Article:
5 reasons why you should move to Grassington
- Credit: Archant
Neighbourhood know-how, places and people.
With its quintessential cobbled Market Square at its heart, flanked to the south by the River Wharfe and to the east by the ancient Grass Woods, Grassington offers much more than your average Dales village, being as it is, the main cultural, retail and tourist centre for Upper Wharfedale. Not surprising then that it is rumoured to be the 'new' Darrowby in the forthcoming Channel 5 remake of All Creatures Great and Small, due to be screened in 2020. All this and only 20 minutes' drive from Skipton with its regular trains to Leeds and Bradford and daily direct service to London, Kings Cross.
Grassington is just 20 minutes from Skipton and 40 minutes from Harrogate by car. For those in favour of public transport you'd be hard pressed to find a more idyllic bus station than Grassington's, which is surrounded by pastures of grazing sheep and offers a regular service to Skipton, Hebden and northwards to Buckden. The aptly named Wharfedale Packhorse provides an evening service on the first Saturday of each month to several outlying Dales' pubs - the perfect excuse for giving the 'nominated driver' a night off!
Bag a Property
Those in search of stone built houses and cottages with character, history and idyllic charm need look no further. And, with Yorkshire Dales National Park planning policies ensuring that any developments must be sensitive to the area's intrinsic rural aesthetic, you can be confident things will stay that way. Two bedroom terrace cottages start at around £200K and for large detached properties expect to pay anything upwards of £600K.
The attractive villages of Linton Falls and Threshfield - both within a short walking distance of Grassington - generally offer better value for money.
As a base there are delights to uncover and discover whichever direction you walk, from a historic Iron Age fort and 19th century lead mines located on the dramatic hills and moorland to the more easily accessed river walks and majestic Linton Falls waterfall.
Those who prefer to stay close to the shops, pubs and bars can idle away hours exploring the lanes fanning out from Grassington Market Square - which hosts its own Farmers' Market the third Sunday of every month.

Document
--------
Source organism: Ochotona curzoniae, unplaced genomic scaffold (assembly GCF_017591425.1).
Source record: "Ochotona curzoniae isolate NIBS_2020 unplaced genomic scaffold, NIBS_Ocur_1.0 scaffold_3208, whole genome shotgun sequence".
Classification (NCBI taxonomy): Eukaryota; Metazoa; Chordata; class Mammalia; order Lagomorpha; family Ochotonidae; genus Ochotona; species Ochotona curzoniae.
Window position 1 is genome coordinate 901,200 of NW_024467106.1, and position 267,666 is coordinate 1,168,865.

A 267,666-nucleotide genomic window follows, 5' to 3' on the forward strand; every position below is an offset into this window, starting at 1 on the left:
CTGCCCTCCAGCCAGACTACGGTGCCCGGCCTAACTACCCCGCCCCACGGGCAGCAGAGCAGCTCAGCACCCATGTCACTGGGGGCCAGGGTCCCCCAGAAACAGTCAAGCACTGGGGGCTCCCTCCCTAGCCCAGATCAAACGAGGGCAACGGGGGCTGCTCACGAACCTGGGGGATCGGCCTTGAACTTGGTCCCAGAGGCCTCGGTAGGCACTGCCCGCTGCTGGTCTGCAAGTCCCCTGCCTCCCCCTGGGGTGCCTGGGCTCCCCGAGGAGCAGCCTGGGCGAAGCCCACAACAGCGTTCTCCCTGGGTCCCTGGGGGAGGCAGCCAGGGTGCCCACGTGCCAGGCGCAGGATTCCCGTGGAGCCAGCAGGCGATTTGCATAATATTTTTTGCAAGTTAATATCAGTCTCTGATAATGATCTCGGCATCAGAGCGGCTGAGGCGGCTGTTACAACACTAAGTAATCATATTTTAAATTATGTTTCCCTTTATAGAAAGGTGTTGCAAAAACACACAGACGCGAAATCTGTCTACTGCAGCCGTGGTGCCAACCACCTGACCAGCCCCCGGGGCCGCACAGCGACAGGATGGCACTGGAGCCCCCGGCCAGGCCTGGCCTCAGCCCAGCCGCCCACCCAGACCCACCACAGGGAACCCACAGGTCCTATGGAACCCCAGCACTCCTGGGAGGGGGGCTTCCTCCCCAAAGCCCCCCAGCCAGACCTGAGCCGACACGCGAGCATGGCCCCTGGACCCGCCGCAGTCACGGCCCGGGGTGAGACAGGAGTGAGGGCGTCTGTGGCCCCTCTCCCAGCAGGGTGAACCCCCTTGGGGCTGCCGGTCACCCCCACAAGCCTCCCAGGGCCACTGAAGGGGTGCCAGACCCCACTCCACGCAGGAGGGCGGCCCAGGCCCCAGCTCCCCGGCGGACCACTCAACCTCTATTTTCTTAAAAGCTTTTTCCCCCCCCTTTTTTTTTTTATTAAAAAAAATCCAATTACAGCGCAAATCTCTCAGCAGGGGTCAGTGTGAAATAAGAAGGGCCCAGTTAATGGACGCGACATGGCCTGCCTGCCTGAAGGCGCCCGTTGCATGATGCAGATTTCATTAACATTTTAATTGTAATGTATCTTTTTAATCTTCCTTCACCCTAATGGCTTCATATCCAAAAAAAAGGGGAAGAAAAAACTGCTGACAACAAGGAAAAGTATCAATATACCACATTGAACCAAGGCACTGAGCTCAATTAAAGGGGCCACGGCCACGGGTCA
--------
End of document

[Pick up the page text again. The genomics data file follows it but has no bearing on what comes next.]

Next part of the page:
- 1 Win a 12 bottle case of mixed wines and champagne from Wharf Side Wines
- 2 Win a short break at Landal Darwin Forest
- 3 Win a stunning brass table lamp from Opulental
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- 6 18 of the best lockdown takeaways across Yorkshire
- 7 6 great woodland walks in the Peak District
- 8 A positive outlook for the housing market for 2021
- 9 Steph McGovern on her new lunchtime show, Steph’s Packed Lunch
- 10 The ultimate 5-day walk: Along the Derwent Valley Way
With its wide selection of locally owned, quality shops, it's no surprise that Grassington is a magnet for artisans and aesthetes. Over 40 years in business, the Anvil Gallery is owned and run by working silversmith Katie Denby, who creates her silver jewellery on the premises. Opposite is the evocative and inviting Wishbone Gallery which in addition to its permanent gallery space houses David Ashby's pottery workshop, where you can browse the vibrant pottery whilst you watch David work.
Craft Hutch is home to the creative outputs of 60 local artists and crafts people and stocks an eclectic and fascinating range of hand-crafted jewellery, textiles, ornaments and homewares. The award winning Stripey Badger Bookshop is absolutely everything an independent book shop should be plus it rewards every instore or online order with a complimentary hot drink in its adjoining café.
Café & Cocktails
From hand-pulled ales, to decadent cocktails, delicious coffee and cakes and fine dining - Grassington has all bases covered. The Devonshire Arms has to be the new selfie spot thanks to its forthcoming TV reincarnation (we're wishing) as Darrowby's Drovers Arms.
Artisan gin lovers must visit the Grade II listed Georgian Grassington House bar and restaurant with rooms, which has created two delicious gins named after its award winning chef, John Rudden.